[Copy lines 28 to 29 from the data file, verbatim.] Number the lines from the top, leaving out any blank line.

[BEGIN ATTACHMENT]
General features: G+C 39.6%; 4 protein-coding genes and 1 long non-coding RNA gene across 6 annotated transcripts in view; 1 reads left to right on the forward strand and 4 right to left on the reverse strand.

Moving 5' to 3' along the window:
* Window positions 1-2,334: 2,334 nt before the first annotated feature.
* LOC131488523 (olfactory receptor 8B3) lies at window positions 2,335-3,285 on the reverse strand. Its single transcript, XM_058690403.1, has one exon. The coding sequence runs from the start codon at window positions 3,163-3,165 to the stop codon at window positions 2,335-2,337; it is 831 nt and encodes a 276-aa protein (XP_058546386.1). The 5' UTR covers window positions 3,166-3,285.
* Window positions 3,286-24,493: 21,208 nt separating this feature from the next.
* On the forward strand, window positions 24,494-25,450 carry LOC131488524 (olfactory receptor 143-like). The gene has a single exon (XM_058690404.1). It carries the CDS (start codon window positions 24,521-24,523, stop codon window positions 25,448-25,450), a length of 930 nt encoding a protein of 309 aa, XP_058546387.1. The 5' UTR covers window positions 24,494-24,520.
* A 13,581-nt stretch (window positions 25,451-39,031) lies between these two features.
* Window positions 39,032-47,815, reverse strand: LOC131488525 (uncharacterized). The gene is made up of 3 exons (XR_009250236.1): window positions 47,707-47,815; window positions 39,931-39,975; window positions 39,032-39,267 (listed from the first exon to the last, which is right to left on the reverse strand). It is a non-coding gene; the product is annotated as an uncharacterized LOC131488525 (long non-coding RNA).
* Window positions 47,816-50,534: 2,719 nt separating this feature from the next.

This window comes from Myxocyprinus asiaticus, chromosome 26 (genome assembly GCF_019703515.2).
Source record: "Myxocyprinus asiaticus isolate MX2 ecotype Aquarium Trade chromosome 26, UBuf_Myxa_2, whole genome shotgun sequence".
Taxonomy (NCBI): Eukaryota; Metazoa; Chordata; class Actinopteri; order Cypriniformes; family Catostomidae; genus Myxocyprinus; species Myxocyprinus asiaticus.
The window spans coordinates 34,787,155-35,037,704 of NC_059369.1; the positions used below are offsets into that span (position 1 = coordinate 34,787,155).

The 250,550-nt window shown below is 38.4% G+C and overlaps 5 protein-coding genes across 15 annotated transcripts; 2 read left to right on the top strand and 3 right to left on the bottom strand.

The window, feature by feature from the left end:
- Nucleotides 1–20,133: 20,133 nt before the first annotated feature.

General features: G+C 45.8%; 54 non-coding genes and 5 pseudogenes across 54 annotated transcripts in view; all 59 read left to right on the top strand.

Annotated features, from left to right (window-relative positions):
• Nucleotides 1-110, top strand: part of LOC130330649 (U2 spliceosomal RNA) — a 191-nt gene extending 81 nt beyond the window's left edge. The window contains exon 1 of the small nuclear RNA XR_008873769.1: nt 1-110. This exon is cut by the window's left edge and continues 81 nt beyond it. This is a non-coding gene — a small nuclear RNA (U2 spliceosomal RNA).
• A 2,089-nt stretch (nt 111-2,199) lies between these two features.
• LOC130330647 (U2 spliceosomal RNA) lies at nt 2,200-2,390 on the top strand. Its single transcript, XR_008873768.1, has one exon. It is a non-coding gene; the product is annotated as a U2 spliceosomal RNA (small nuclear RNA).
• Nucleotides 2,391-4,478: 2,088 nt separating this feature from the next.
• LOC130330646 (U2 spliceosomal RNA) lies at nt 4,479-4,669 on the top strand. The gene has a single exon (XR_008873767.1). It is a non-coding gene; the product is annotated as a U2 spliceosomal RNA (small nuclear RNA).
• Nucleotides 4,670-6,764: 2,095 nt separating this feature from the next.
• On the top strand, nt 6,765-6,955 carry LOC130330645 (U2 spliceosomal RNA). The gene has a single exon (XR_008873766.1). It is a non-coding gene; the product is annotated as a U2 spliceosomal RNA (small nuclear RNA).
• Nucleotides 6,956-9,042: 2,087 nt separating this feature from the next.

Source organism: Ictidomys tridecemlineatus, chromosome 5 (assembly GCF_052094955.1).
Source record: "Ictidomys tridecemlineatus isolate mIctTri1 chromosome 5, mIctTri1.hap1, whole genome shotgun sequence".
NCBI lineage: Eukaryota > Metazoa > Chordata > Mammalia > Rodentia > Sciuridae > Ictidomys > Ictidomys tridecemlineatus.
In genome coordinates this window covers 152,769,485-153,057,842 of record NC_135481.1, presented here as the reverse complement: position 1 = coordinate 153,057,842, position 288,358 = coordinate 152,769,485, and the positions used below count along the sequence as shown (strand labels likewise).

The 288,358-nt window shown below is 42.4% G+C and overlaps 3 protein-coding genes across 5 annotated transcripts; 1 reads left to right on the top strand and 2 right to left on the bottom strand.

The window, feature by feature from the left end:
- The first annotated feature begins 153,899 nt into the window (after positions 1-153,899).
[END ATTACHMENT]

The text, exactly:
Source record: "Ictidomys tridecemlineatus isolate mIctTri1 chromosome 5, mIctTri1.hap1, whole genome shotgun sequence".
NCBI lineage: Eukaryota > Metazoa > Chordata > Mammalia > Rodentia > Sciuridae > Ictidomys > Ictidomys tridecemlineatus.